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Opponens pollicis muscle

The opponens pollicis is a small, triangular muscle in the hand, which functions to oppose the thumb. It is one of the three thenar muscles, lying deep to the abductor pollicis brevis and lateral to the flexor pollicis brevis.

Opponens pollicis muscle
1121 Intrinsic Muscles of the Hand Deep LD.png
The deep muscles of the right hand. Palmar surface.
1121 Intrinsic Muscles of the Hand Superficial sin.png
The superficial muscles of the left hand. Palmar surface.
Details
Origintrapezium and transverse carpal ligament
Insertionmetacarpal bone of the thumb on its radial side
ArterySuperficial palmar arch
NerveRecurrent branch of the median nerve
ActionsFlexion of the thumb's metacarpal at the first carpometacarpal joint, which aids in opposition of the thumb
Identifiers
LatinMusculus opponens pollicis
TAA04.6.02.058
FMA37379
Anatomical terms of muscle

StructureEdit

The opponens pollicis originates from the flexor retinaculum of the hand and the tubercle of the trapezium. It passes downward and laterally, and is inserted into the whole length of the metacarpal bone of the thumb on its radial side.

InnervationEdit

Like the other thenar muscles, the opponens pollicis is innervated by the recurrent branch of the median nerve. In 20% of the population, opponens pollicis is innervated by the ulnar nerve.[1]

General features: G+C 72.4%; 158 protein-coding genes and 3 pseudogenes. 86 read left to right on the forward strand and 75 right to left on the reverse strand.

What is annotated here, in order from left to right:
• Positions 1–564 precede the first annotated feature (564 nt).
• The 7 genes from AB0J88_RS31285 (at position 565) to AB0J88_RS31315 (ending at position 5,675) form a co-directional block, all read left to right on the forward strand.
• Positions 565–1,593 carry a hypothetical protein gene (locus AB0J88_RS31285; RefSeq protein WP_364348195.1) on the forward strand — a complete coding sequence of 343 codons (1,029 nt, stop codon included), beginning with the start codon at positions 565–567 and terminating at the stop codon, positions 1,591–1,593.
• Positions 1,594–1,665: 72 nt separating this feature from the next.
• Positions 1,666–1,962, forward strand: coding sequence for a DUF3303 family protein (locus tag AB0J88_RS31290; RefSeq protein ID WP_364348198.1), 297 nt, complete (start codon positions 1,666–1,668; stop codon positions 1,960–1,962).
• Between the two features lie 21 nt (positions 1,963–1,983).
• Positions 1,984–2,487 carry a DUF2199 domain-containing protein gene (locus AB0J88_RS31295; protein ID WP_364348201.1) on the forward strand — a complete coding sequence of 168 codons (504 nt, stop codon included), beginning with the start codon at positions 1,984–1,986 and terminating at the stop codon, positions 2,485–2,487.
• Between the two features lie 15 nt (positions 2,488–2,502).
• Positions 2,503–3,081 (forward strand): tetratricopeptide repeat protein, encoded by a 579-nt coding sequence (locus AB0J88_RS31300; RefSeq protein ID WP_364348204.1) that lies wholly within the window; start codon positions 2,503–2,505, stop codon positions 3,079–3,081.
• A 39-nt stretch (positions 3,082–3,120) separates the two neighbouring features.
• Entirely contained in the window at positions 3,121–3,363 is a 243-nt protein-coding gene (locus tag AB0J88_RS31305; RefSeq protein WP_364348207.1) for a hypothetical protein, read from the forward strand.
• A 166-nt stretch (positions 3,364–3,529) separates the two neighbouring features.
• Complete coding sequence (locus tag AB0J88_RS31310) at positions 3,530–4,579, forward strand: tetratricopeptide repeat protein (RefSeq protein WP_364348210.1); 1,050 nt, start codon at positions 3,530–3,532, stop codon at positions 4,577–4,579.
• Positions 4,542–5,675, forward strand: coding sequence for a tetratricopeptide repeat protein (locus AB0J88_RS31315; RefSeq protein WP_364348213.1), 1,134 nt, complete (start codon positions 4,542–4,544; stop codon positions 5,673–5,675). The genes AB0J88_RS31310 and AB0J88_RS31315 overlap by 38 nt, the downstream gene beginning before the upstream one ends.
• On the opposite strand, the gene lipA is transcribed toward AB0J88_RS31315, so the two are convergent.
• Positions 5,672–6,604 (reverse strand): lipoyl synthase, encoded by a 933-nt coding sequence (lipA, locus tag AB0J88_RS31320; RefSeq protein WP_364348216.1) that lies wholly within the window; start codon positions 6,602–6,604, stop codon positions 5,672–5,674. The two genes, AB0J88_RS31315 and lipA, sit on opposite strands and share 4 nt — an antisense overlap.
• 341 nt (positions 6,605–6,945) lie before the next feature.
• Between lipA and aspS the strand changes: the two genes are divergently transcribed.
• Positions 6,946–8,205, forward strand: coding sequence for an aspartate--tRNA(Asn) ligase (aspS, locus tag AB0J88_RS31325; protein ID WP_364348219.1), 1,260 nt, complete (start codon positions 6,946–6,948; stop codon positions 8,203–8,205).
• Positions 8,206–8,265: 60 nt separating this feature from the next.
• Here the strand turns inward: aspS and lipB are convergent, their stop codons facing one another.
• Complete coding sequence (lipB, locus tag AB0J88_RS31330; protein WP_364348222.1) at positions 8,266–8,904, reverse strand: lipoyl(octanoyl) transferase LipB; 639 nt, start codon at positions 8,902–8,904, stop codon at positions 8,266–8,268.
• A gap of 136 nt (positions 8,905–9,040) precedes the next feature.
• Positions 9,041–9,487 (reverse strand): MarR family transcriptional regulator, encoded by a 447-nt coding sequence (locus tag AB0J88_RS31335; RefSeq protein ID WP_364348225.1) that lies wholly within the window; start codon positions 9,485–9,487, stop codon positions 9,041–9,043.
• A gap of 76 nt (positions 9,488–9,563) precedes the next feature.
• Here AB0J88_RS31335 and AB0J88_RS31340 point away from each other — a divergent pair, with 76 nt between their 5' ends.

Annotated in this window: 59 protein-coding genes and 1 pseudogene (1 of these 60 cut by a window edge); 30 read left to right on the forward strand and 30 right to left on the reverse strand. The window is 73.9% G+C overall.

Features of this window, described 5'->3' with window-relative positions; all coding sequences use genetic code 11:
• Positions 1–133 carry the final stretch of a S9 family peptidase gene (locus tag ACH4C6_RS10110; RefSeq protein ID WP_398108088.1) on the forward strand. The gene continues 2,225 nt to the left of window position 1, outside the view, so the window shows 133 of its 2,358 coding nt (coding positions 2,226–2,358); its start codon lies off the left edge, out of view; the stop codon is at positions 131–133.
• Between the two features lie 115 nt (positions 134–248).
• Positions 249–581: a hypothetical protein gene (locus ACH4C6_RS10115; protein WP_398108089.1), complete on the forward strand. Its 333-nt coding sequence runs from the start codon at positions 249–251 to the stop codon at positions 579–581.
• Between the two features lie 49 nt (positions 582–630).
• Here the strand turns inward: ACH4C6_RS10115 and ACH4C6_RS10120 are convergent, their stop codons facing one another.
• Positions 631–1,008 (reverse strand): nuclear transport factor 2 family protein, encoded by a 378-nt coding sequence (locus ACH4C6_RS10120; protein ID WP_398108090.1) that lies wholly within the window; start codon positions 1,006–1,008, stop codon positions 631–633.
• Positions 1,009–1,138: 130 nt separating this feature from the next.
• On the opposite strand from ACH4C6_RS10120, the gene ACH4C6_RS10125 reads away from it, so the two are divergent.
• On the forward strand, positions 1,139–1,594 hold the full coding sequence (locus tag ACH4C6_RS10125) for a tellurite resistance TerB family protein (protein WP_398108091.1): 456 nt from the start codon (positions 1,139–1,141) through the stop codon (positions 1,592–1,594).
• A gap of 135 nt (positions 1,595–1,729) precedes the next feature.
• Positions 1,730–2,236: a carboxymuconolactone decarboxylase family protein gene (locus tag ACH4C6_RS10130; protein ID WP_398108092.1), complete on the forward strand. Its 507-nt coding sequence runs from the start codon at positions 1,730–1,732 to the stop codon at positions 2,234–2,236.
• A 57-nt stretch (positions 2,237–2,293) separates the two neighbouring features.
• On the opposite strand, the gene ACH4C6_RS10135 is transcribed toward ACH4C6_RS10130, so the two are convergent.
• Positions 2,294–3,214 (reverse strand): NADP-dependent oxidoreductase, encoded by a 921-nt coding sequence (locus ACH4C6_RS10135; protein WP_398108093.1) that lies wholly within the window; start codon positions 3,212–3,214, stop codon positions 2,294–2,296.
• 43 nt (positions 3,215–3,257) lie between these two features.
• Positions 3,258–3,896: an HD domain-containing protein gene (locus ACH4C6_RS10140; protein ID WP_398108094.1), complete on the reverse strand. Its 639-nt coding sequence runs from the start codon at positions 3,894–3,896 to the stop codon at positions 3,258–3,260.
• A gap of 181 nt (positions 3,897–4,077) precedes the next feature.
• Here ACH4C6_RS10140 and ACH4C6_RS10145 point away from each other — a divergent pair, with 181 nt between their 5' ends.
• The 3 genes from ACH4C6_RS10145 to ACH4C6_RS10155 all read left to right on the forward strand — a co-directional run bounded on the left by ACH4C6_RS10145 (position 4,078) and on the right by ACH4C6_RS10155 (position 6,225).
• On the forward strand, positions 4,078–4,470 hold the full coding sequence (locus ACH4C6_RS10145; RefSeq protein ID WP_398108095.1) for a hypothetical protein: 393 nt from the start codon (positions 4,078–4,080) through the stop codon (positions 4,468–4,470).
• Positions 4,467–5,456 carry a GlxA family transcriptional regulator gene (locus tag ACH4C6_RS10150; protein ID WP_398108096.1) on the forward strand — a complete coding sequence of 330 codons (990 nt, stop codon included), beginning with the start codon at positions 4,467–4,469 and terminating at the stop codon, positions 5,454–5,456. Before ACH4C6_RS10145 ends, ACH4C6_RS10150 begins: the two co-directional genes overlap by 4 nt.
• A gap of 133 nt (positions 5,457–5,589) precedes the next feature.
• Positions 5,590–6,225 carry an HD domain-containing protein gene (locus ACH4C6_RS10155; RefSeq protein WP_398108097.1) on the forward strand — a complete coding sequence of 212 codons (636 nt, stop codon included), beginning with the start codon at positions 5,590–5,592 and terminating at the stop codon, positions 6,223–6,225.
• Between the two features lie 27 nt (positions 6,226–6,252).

Blood supplyEdit

The opponens pollicis receives its blood supply from the Superficial palmar arch.

FunctionEdit

Apposition of the thumb is a combination of actions that allows the tip of the thumb to touch the tips of other fingers. The part of apposition that this muscle is responsible for is the flexion of the thumb's metacarpal at the first carpometacarpal joint. This specific action cups the palm. Many texts, for simplicity, use the term opposition to represent this component of true apposition. In order to truly appose the thumb, the actions of a number of other muscles are needed at the thumb's metacarpophalangeal joint. Note that the two opponens muscles (opponens pollicis and opponens digiti minimi) are named so because they oppose each other, but their actions appose the bones.

Additional imagesEdit

ReferencesEdit

  1. ^ "Opponens Pollicis (OP)". Washington University School of Medicine. Retrieved 2019-07-19.

This article incorporates text in the public domain from page 461 of the 20th edition of Gray's Anatomy (1918)